White lies, we all tell 'em. Or do we? Ten years ago, I was living in London and working as a manger in a swanky Notting Hill restaurant. I was up to my eyes in cocaine and alcohol and lying became part of the job—it didn't have to be, but being an addict is a secretive life. Whether it was lying to my dealer, my boss and staff, or my closest friends, I didn't think of it as anything earth-shattering. After a prolonged period it became almost like a game, how much deception can I juggle before I get caught out? Well, I got busted more times than I can remember.
After relocating to Paris, France, and having to rebuild my life from the myriad of lies it had become, I had to face some hard truths. I found my life in a Christian community that was totally honest. No really, the type of people who have no problem telling you that you are maybe getting a little too big for your boots—all in the nicest possible way, of course. I decided that if I was honest, 100%, with no wiggle room for even the whitest of lies, I wouldn't have to pretend anymore. I could just be me. After getting divorced, and having been deceitful in that marriage, starting into a serious relationship again was terrifying. I remember the day I was with my future wife and we were taking a train ride for one stop—literally a thirty second ride—and I told her I had her ticket covered.
[An aside here: I live in the Parisian suburbs and Paris is famous for people not paying for metro or train tickets, it's almost like a badge of honour! There is little in the way of conductors controlling the trains and most of the time the gamble pays off with a free ride. Any time I have seen a controller hand a fine to someone, they have usually been met with a barrage of French swear words and wild gesticulation of hands as if the controller has insulted the ticketless person's mother. The downside to this is poor infrastructure due to lack of money and a general smell of booze, pee, and cigarettes most everywhere you go. In comparison to London, well, there is no comparison.]
So I breeze on through the gate with my future bride and she asks me about her ticket, I have a pass that I pay for monthly so I tell her I have her “covered.” (Suave, huh?) After descending the steps to the platform I see a gaggle of conductors on the same platform. Oops! I inform my lovely that it's best if we skedaddle to the end of the train as they won't have even come close to working their way down the train by the time we get off. My lovely isn't too impressed. We get off at the stop and I play it down. And it is then that I get schooled on just how much humble honesty this woman I aim to marry has. The one word the came up the most was integrous. In the beginning I thought it was being bandied around just to make me feel bad for doing something everyone else does, “It's only one stop, after all.” I don't think I learned a whole lot that day. It's since then that I have had another viewpoint of life completely unveiled for me. If my wife parks somewhere and there is a meter, she will pay for a ticket. Even if there is twenty-five minutes remaining until it is free and in a remote area where there's not a snowball's chance in lucifer's playground of her being caught, she'll still buy a ticket. I'm not joking, it drove me nuts in the beginning. How goody-two-shoes can you be?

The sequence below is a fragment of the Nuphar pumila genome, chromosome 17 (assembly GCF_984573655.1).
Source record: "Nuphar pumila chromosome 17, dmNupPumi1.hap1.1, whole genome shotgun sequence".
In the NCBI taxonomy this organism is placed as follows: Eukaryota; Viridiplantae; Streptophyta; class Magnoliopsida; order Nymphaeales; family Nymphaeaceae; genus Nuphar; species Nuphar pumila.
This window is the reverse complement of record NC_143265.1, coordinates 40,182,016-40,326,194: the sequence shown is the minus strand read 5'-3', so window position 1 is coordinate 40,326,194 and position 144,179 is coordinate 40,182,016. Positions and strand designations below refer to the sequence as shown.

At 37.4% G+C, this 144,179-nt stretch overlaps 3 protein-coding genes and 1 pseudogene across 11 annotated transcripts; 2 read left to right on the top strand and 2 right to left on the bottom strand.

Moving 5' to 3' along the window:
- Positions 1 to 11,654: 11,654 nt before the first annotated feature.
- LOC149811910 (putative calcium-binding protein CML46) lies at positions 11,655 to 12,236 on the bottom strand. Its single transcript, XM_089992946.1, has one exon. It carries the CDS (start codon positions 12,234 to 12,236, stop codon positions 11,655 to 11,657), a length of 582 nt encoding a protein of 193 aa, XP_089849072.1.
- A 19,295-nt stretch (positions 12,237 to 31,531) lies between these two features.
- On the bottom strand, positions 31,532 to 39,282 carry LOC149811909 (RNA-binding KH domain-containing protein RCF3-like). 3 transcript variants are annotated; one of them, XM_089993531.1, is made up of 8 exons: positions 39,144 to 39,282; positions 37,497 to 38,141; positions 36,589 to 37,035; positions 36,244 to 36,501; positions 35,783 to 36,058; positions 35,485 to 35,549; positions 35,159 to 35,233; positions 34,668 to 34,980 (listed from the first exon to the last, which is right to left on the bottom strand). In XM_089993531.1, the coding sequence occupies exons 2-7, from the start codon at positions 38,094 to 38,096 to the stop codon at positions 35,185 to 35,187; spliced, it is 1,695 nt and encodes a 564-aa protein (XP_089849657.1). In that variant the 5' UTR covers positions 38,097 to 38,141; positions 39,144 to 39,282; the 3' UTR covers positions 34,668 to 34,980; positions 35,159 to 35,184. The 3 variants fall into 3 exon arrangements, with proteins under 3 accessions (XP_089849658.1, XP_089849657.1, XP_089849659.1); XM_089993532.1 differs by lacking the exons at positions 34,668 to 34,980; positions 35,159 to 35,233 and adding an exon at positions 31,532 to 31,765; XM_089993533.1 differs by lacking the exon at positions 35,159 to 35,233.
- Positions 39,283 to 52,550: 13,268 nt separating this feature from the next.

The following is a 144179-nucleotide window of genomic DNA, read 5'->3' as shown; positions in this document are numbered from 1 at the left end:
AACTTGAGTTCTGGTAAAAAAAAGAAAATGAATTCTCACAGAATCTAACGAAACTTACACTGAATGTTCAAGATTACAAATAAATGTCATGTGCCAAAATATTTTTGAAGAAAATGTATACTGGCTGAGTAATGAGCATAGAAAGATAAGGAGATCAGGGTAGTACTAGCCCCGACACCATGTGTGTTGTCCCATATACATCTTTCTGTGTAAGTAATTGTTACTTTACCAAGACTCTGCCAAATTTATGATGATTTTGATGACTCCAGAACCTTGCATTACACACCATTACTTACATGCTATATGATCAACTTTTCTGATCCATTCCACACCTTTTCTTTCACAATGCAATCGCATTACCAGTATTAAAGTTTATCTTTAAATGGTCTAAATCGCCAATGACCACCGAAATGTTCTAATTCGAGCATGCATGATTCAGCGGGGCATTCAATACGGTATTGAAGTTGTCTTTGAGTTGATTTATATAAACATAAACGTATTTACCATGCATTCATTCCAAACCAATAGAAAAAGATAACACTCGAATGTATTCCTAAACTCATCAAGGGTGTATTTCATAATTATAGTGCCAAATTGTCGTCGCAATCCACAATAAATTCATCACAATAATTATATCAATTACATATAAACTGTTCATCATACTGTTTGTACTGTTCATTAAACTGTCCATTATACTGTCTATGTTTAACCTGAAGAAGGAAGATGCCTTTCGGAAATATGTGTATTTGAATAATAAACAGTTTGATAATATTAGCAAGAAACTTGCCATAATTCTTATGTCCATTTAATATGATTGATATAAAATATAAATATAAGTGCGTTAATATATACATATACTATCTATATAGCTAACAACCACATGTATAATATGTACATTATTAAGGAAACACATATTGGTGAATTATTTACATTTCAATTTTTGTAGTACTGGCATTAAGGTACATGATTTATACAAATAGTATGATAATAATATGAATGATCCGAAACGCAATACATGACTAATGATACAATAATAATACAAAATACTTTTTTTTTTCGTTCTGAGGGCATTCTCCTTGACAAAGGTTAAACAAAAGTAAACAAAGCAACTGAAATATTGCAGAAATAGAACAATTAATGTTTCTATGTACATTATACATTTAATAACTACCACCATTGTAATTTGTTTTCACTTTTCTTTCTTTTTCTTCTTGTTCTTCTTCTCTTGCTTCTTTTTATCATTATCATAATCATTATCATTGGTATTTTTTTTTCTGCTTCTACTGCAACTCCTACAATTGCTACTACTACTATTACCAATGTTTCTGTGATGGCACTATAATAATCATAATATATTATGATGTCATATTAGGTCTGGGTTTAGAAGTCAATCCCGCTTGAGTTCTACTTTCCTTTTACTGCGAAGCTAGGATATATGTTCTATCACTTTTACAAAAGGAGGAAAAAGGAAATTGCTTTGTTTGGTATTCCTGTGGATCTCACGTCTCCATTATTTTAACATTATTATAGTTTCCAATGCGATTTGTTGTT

Over time I have learned just how solid my wife is, in everything. Solid! If there is anything on my mind or if her friends need something, she is there. And I mean totally there. We are talking integrity on a scale I have never known in another human. Just unwavering! Through all of this I have used it to reflect on the amount of times that I have said or promised something to a friend, my kids, or my family, with absolutely no intention of ever following through. The sad thing is, it is kind of accepted in our world. Our hollow promises or white lies let people down and usually they don't hold it against us because they do the same. Words lose power after repeated dishonest behaviour, but the power than can be wielded with truth and integrity can change lives and build unbreakable foundations in a community. I feel valued and loved when I am surrounded by people who are true to their word. For years, I subscribed to the myth that “It's only a white lie,” or “I didn't want to hurt his/her feelings,” or even, “I didn't have the heart to tell him/her the truth.” What does that say about us if we believe that lying to someone is better for them? For me, it became more than a habit, it was a way of life. There are still times when I want to take the soft route and squeeze in a little cushion of dishonesty to break someone's fall. Ultimately, though, I am neither helping them nor myself, even if it means having to spend more money on train tickets and parking.
So I strive always to keep my conscience clear before God and man.